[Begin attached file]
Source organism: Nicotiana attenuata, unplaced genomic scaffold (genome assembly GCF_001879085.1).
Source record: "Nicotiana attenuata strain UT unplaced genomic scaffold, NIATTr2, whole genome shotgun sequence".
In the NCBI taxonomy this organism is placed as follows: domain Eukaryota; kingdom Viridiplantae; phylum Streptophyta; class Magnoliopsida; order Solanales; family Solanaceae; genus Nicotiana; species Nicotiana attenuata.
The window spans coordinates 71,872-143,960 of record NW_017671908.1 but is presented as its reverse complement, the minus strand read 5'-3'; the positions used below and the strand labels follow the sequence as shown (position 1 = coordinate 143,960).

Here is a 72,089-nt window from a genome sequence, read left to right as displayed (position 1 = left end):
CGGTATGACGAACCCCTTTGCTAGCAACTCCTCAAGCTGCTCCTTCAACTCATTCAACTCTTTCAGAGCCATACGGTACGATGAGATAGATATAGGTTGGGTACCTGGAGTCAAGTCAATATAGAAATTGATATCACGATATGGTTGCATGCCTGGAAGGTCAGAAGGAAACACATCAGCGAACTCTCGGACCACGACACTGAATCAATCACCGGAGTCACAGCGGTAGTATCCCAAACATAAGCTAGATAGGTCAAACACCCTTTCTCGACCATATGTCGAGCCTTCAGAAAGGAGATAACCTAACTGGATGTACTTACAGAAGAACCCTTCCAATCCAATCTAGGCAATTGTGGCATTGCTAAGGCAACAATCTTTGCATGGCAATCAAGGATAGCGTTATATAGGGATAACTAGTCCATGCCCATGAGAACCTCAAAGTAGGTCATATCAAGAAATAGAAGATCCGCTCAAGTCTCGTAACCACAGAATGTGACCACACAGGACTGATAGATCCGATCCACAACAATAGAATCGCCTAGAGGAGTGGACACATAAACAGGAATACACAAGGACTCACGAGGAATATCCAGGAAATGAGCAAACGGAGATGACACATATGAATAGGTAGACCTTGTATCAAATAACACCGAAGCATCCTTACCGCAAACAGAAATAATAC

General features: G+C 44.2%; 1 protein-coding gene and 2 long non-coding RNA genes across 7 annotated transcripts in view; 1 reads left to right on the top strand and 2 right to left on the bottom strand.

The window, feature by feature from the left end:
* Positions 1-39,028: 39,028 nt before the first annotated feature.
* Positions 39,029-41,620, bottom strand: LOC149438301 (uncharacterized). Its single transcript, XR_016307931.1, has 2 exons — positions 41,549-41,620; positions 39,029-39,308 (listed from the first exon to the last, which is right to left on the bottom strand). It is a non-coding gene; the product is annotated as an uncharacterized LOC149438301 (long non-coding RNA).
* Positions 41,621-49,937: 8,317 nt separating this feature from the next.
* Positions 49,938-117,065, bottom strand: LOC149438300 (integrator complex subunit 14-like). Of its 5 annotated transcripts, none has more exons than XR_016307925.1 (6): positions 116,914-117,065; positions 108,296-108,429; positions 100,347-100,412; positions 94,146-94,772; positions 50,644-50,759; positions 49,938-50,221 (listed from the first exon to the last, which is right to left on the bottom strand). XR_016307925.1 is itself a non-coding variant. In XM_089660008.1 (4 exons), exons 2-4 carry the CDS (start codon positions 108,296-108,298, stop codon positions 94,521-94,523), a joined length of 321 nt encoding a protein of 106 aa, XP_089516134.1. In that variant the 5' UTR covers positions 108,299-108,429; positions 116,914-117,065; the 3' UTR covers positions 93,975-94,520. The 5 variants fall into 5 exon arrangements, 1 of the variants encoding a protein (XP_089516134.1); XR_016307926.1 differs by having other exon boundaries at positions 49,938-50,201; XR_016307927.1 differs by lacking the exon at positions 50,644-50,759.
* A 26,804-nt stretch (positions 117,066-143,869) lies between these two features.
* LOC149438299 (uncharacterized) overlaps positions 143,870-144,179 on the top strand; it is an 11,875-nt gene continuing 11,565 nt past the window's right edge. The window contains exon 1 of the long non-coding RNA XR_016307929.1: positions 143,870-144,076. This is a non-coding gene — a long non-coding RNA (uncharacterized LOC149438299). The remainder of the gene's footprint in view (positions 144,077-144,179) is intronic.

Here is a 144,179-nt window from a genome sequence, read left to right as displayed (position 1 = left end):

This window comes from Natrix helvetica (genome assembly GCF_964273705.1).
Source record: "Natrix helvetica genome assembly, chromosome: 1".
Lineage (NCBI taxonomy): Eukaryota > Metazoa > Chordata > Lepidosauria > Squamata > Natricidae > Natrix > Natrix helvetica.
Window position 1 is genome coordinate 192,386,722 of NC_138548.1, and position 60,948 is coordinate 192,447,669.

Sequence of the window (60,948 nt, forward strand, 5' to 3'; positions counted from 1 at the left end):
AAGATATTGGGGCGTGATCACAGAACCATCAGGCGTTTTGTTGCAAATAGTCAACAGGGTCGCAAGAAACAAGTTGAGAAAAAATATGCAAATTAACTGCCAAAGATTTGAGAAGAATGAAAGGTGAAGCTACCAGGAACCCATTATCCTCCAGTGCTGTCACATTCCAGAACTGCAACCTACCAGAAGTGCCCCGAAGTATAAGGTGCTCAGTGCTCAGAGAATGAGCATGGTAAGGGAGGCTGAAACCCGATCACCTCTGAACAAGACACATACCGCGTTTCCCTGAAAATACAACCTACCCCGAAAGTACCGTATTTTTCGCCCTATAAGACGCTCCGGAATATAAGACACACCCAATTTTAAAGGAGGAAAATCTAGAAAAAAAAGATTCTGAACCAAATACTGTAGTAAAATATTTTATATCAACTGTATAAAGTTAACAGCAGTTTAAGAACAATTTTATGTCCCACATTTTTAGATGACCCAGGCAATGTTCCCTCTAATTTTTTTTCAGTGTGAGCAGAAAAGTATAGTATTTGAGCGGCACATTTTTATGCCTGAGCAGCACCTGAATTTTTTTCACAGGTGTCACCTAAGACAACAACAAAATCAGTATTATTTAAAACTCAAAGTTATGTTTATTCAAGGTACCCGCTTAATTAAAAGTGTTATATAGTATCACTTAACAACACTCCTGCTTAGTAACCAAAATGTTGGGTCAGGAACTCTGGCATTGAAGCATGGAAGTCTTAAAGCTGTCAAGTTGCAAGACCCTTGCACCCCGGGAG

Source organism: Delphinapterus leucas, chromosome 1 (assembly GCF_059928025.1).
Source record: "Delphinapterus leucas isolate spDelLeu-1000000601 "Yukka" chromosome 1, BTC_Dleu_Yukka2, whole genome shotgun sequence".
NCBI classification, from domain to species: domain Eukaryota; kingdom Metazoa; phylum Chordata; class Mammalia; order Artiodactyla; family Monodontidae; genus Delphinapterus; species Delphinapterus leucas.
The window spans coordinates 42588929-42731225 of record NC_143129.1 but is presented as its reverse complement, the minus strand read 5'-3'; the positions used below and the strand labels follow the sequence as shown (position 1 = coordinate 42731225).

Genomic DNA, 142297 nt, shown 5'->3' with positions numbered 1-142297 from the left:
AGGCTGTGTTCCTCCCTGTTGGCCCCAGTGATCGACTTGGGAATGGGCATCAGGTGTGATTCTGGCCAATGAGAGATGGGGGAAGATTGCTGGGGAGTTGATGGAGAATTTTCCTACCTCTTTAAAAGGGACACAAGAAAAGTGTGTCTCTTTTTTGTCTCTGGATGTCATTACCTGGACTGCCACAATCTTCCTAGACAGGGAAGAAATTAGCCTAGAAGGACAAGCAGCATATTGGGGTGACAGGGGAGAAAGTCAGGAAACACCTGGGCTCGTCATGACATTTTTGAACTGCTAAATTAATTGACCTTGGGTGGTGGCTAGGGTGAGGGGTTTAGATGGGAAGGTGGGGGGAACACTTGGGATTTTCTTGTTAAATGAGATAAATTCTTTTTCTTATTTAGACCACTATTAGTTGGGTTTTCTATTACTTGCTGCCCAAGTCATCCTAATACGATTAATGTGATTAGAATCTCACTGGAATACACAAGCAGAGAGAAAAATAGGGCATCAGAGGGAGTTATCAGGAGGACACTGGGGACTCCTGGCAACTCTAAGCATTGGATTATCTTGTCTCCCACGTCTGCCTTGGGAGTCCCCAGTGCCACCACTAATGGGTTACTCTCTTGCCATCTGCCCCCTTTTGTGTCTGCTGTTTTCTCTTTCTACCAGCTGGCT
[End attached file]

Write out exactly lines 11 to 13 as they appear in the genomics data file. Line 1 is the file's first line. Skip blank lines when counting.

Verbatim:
* Positions 41,621-49,937: 8,317 nt separating this feature from the next.
* Positions 49,938-117,065, bottom strand: LOC149438300 (integrator complex subunit 14-like). Of its 5 annotated transcripts, none has more exons than XR_016307925.1 (6): positions 116,914-117,065; positions 108,296-108,429; positions 100,347-100,412; positions 94,146-94,772; positions 50,644-50,759; positions 49,938-50,221 (listed from the first exon to the last, which is right to left on the bottom strand). XR_016307925.1 is itself a non-coding variant. In XM_089660008.1 (4 exons), exons 2-4 carry the CDS (start codon positions 108,296-108,298, stop codon positions 94,521-94,523), a joined length of 321 nt encoding a protein of 106 aa, XP_089516134.1. In that variant the 5' UTR covers positions 108,299-108,429; positions 116,914-117,065; the 3' UTR covers positions 93,975-94,520. The 5 variants fall into 5 exon arrangements, 1 of the variants encoding a protein (XP_089516134.1); XR_016307926.1 differs by having other exon boundaries at positions 49,938-50,201; XR_016307927.1 differs by lacking the exon at positions 50,644-50,759.
* A 26,804-nt stretch (positions 117,066-143,869) lies between these two features.